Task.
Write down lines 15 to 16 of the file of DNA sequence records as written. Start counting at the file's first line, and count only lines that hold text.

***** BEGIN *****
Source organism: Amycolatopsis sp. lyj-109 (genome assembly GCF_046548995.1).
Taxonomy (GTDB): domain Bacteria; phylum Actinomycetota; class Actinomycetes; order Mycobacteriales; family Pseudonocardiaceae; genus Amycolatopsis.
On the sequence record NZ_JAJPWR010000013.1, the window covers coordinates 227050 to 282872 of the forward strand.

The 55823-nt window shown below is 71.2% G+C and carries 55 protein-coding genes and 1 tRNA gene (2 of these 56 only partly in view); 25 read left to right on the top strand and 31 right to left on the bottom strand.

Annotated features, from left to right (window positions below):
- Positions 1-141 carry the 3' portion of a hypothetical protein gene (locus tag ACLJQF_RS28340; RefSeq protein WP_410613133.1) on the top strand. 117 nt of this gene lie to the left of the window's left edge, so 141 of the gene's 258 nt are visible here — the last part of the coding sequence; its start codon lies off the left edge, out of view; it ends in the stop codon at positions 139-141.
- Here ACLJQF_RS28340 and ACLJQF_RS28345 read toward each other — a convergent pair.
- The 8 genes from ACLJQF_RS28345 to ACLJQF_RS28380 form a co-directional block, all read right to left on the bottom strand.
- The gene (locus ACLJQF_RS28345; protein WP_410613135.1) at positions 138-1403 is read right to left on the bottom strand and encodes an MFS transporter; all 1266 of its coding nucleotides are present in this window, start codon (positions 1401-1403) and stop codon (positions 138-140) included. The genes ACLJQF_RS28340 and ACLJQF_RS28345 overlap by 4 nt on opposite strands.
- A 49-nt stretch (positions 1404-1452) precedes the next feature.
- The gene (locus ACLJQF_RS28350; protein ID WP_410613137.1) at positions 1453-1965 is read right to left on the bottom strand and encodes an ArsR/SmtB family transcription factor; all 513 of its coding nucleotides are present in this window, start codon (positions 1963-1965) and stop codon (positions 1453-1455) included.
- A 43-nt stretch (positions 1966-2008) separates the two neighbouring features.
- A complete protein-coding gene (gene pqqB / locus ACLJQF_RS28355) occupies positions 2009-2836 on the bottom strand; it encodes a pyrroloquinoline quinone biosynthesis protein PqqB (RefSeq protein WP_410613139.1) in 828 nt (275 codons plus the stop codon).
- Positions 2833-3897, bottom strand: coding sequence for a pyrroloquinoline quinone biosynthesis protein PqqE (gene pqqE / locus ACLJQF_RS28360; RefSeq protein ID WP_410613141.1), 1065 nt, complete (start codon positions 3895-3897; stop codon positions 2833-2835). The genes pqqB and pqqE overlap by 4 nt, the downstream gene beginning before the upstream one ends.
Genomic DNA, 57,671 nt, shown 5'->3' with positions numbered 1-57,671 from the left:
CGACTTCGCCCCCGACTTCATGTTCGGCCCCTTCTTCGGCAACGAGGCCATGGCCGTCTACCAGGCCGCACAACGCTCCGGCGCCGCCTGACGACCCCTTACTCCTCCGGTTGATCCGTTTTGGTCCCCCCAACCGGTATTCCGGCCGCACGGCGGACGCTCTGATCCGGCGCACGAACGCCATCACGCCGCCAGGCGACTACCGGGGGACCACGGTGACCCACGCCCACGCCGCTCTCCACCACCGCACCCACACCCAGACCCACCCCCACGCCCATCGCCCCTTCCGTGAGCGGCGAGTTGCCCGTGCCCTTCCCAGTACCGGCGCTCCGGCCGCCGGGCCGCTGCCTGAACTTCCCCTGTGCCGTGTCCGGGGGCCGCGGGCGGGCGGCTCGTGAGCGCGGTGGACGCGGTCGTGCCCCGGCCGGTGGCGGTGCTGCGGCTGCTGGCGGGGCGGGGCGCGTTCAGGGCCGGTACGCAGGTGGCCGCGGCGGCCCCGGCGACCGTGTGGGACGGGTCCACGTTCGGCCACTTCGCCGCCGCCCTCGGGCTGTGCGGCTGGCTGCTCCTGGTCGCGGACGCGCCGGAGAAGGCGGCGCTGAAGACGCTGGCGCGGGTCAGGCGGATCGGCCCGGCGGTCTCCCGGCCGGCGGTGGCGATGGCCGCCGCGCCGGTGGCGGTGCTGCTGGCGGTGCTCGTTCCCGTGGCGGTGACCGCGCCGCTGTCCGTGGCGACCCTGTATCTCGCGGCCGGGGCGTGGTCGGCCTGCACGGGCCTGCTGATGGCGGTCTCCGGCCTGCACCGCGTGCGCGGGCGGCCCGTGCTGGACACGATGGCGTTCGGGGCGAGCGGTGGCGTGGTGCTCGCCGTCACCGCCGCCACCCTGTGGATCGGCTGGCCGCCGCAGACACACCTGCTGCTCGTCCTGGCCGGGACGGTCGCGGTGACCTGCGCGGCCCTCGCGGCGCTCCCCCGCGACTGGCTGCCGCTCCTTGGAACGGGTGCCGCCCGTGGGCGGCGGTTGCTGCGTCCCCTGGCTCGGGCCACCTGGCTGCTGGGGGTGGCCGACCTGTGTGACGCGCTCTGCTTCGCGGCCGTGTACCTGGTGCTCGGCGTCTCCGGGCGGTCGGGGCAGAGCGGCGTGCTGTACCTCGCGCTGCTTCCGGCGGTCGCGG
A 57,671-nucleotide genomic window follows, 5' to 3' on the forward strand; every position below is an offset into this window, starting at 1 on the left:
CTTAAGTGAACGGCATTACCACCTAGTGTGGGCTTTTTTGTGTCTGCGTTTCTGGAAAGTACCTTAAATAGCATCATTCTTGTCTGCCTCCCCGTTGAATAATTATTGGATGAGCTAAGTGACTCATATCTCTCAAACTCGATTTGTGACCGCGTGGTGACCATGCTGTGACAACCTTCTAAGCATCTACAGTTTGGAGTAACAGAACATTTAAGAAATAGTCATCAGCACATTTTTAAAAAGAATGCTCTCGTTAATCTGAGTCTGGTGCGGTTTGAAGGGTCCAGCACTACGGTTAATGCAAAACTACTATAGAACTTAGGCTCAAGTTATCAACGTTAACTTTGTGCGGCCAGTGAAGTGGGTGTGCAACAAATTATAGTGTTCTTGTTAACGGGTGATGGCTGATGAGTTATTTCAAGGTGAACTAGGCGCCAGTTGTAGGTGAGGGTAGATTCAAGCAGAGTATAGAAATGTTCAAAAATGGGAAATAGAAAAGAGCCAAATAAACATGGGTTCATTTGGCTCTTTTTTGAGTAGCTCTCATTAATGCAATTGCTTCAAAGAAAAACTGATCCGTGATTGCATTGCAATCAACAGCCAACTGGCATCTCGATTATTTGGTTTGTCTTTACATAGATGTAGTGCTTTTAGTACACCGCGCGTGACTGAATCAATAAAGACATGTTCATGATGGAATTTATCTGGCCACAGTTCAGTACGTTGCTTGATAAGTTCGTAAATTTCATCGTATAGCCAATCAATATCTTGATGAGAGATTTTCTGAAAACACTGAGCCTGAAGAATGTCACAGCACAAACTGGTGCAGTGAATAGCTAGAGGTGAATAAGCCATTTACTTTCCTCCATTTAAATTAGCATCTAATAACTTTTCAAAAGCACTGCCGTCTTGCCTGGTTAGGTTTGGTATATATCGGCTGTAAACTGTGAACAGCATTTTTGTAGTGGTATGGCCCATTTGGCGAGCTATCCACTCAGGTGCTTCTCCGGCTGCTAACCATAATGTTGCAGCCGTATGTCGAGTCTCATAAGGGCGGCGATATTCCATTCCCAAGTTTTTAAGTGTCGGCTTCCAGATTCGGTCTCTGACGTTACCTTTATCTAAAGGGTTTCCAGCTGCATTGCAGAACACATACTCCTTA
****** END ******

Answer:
Genomic DNA, 57,671 nt, shown 5'->3' with positions numbered 1-57,671 from the left:
CGACTTCGCCCCCGACTTCATGTTCGGCCCCTTCTTCGGCAACGAGGCCATGGCCGTCTACCAGGCCGCACAACGCTCCGGCGCCGCCTGACGACCCCTTACTCCTCCGGTTGATCCGTTTTGGTCCCCCCAACCGGTATTCCGGCCGCACGGCGGACGCTCTGATCCGGCGCACGAACGCCATCACGCCGCCAGGCGACTACCGGGGGACCACGGTGACCCACGCCCACGCCGCTCTCCACCACCGCACCCACACCCAGACCCACCCCCACGCCCATCGCCCCTTCCGTGAGCGGCGAGTTGCCCGTGCCCTTCCCAGTACCGGCGCTCCGGCCGCCGGGCCGCTGCCTGAACTTCCCCTGTGCCGTGTCCGGGGGCCGCGGGCGGGCGGCTCGTGAGCGCGGTGGACGCGGTCGTGCCCCGGCCGGTGGCGGTGCTGCGGCTGCTGGCGGGGCGGGGCGCGTTCAGGGCCGGTACGCAGGTGGCCGCGGCGGCCCCGGCGACCGTGTGGGACGGGTCCACGTTCGGCCACTTCGCCGCCGCCCTCGGGCTGTGCGGCTGGCTGCTCCTGGTCGCGGACGCGCCGGAGAAGGCGGCGCTGAAGACGCTGGCGCGGGTCAGGCGGATCGGCCCGGCGGTCTCCCGGCCGGCGGTGGCGATGGCCGCCGCGCCGGTGGCGGTGCTGCTGGCGGTGCTCGTTCCCGTGGCGGTGACCGCGCCGCTGTCCGTGGCGACCCTGTATCTCGCGGCCGGGGCGTGGTCGGCCTGCACGGGCCTGCTGATGGCGGTCTCCGGCCTGCACCGCGTGCGCGGGCGGCCCGTGCTGGACACGATGGCGTTCGGGGCGAGCGGTGGCGTGGTGCTCGCCGTCACCGCCGCCACCCTGTGGATCGGCTGGCCGCCGCAGACACACCTGCTGCTCGTCCTGGCCGGGACGGTCGCGGTGACCTGCGCGGCCCTCGCGGCGCTCCCCCGCGACTGGCTGCCGCTCCTTGGAACGGGTGCCGCCCGTGGGCGGCGGTTGCTGCGTCCCCTGGCTCGGGCCACCTGGCTGCTGGGGGTGGCCGACCTGTGTGACGCGCTCTGCTTCGCGGCCGTGTACCTGGTGCTCGGCGTCTCCGGGCGGTCGGGGCAGAGCGGCGTGCTGTACCTCGCGCTGCTTCCGGCGGTCGCGG